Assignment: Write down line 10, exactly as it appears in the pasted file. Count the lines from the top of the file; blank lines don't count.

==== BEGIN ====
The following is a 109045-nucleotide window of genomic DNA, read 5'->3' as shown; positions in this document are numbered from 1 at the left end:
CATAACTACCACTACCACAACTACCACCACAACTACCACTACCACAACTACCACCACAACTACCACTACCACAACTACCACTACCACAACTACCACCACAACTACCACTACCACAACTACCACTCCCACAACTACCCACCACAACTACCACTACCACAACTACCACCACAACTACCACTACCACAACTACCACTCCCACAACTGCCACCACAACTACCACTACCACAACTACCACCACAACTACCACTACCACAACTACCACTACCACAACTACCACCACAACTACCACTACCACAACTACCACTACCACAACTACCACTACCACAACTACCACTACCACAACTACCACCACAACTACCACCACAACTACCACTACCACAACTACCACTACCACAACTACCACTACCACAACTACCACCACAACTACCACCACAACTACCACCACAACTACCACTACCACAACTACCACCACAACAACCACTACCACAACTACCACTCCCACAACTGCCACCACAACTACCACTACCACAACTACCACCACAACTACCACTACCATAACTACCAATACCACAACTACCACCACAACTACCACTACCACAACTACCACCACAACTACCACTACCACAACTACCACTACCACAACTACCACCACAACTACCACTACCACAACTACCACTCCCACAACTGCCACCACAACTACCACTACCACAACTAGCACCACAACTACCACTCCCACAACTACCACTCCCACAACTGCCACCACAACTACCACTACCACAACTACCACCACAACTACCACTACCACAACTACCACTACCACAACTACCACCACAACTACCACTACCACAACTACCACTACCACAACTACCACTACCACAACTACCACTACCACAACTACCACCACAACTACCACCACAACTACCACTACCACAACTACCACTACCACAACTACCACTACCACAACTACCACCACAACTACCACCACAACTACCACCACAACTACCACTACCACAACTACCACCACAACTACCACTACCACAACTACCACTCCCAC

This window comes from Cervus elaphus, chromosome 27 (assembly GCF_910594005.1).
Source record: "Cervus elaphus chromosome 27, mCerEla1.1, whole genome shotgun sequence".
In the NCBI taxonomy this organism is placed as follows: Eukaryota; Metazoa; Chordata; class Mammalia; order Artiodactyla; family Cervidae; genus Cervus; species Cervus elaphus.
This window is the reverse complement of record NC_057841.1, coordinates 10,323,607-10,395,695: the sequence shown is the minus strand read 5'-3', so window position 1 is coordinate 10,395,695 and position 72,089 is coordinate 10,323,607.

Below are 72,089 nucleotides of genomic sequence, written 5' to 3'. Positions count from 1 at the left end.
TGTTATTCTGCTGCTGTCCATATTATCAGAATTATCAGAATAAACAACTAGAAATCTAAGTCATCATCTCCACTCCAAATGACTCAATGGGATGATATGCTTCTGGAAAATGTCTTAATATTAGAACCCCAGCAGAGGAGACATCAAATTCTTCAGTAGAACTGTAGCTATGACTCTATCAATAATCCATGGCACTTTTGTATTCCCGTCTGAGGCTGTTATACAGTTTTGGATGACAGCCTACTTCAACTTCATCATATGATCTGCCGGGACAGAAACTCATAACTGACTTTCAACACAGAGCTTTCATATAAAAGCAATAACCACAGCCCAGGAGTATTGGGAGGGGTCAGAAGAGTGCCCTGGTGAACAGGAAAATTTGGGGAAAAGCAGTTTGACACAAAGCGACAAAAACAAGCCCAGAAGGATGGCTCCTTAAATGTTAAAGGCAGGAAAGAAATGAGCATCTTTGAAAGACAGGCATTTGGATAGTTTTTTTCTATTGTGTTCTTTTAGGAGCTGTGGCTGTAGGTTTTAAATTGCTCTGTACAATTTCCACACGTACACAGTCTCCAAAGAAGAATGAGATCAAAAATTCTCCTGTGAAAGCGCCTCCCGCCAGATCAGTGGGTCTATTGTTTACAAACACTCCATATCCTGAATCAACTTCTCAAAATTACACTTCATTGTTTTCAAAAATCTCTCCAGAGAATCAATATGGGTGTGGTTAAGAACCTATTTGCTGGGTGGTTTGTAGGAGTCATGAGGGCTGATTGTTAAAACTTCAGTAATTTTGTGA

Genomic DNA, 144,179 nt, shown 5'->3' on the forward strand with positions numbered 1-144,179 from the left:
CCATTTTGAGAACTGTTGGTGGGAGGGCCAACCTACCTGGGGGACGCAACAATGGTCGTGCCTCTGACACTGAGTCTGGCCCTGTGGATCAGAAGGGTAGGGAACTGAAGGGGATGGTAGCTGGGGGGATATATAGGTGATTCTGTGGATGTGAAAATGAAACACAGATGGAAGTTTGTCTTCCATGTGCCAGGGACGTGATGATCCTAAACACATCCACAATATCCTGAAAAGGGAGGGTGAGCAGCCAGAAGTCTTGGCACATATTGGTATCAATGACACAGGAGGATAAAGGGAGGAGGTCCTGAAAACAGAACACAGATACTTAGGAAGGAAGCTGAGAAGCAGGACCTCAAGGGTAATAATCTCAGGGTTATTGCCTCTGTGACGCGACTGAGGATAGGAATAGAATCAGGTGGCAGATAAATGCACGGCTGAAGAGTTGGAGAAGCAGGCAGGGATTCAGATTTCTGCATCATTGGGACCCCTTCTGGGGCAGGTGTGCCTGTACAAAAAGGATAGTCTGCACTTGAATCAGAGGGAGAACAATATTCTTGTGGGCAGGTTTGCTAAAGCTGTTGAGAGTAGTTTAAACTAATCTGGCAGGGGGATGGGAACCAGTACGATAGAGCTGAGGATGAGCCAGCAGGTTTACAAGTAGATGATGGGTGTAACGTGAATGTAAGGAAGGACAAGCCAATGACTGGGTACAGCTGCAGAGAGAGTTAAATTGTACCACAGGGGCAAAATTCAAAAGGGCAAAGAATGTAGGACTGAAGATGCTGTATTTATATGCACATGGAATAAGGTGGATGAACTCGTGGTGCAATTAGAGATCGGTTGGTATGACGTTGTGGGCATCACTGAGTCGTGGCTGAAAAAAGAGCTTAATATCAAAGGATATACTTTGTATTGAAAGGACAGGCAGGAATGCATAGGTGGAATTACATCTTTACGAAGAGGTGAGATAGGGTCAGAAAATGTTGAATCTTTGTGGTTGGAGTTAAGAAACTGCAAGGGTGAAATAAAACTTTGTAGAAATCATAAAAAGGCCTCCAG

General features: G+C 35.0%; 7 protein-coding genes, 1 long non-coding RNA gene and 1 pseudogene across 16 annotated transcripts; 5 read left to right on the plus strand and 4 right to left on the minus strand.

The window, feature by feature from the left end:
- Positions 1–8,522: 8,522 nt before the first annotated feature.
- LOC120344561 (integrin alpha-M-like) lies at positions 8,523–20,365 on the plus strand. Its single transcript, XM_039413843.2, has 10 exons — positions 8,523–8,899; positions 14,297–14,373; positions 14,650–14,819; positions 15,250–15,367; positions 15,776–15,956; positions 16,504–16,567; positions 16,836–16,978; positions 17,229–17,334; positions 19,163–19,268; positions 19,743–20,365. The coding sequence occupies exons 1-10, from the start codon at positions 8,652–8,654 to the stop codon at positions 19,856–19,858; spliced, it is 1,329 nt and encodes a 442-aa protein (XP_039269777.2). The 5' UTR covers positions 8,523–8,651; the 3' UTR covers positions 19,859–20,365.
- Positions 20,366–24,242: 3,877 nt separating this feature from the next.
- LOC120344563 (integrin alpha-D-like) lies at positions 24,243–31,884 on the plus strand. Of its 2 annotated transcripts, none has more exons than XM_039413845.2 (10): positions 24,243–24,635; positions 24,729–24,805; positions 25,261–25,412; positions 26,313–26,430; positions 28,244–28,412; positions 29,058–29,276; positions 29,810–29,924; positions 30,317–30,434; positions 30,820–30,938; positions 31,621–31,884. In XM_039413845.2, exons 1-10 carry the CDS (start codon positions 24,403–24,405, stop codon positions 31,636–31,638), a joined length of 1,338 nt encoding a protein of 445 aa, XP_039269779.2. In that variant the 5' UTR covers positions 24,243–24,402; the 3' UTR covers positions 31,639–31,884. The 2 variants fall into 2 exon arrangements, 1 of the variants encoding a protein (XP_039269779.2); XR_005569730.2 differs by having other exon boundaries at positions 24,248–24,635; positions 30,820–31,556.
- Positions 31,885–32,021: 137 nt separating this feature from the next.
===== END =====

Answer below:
CCATTTTGAGAACTGTTGGTGGGAGGGCCAACCTACCTGGGGGACGCAACAATGGTCGTGCCTCTGACACTGAGTCTGGCCCTGTGGATCAGAAGGGTAGGGAACTGAAGGGGATGGTAGCTGGGGGGATATATAGGTGATTCTGTGGATGTGAAAATGAAACACAGATGGAAGTTTGTCTTCCATGTGCCAGGGACGTGATGATCCTAAACACATCCACAATATCCTGAAAAGGGAGGGTGAGCAGCCAGAAGTCTTGGCACATATTGGTATCAATGACACAGGAGGATAAAGGGAGGAGGTCCTGAAAACAGAACACAGATACTTAGGAAGGAAGCTGAGAAGCAGGACCTCAAGGGTAATAATCTCAGGGTTATTGCCTCTGTGACGCGACTGAGGATAGGAATAGAATCAGGTGGCAGATAAATGCACGGCTGAAGAGTTGGAGAAGCAGGCAGGGATTCAGATTTCTGCATCATTGGGACCCCTTCTGGGGCAGGTGTGCCTGTACAAAAAGGATAGTCTGCACTTGAATCAGAGGGAGAACAATATTCTTGTGGGCAGGTTTGCTAAAGCTGTTGAGAGTAGTTTAAACTAATCTGGCAGGGGGATGGGAACCAGTACGATAGAGCTGAGGATGAGCCAGCAGGTTTACAAGTAGATGATGGGTGTAACGTGAATGTAAGGAAGGACAAGCCAATGACTGGGTACAGCTGCAGAGAGAGTTAAATTGTACCACAGGGGCAAAATTCAAAAGGGCAAAGAATGTAGGACTGAAGATGCTGTATTTATATGCACATGGAATAAGGTGGATGAACTCGTGGTGCAATTAGAGATCGGTTGGTATGACGTTGTGGGCATCACTGAGTCGTGGCTGAAAAAAGAGCTTAATATCAAAGGATATACTTTGTATTGAAAGGACAGGCAGGAATGCATAGGTGGAATTACATCTTTACGAAGAGGTGAGATAGGGTCAGAAAATGTTGAATCTTTGTGGTTGGAGTTAAGAAACTGCAAGGGTGAAATAAAACTTTGTAGAAATCATAAAAAGGCCTCCAG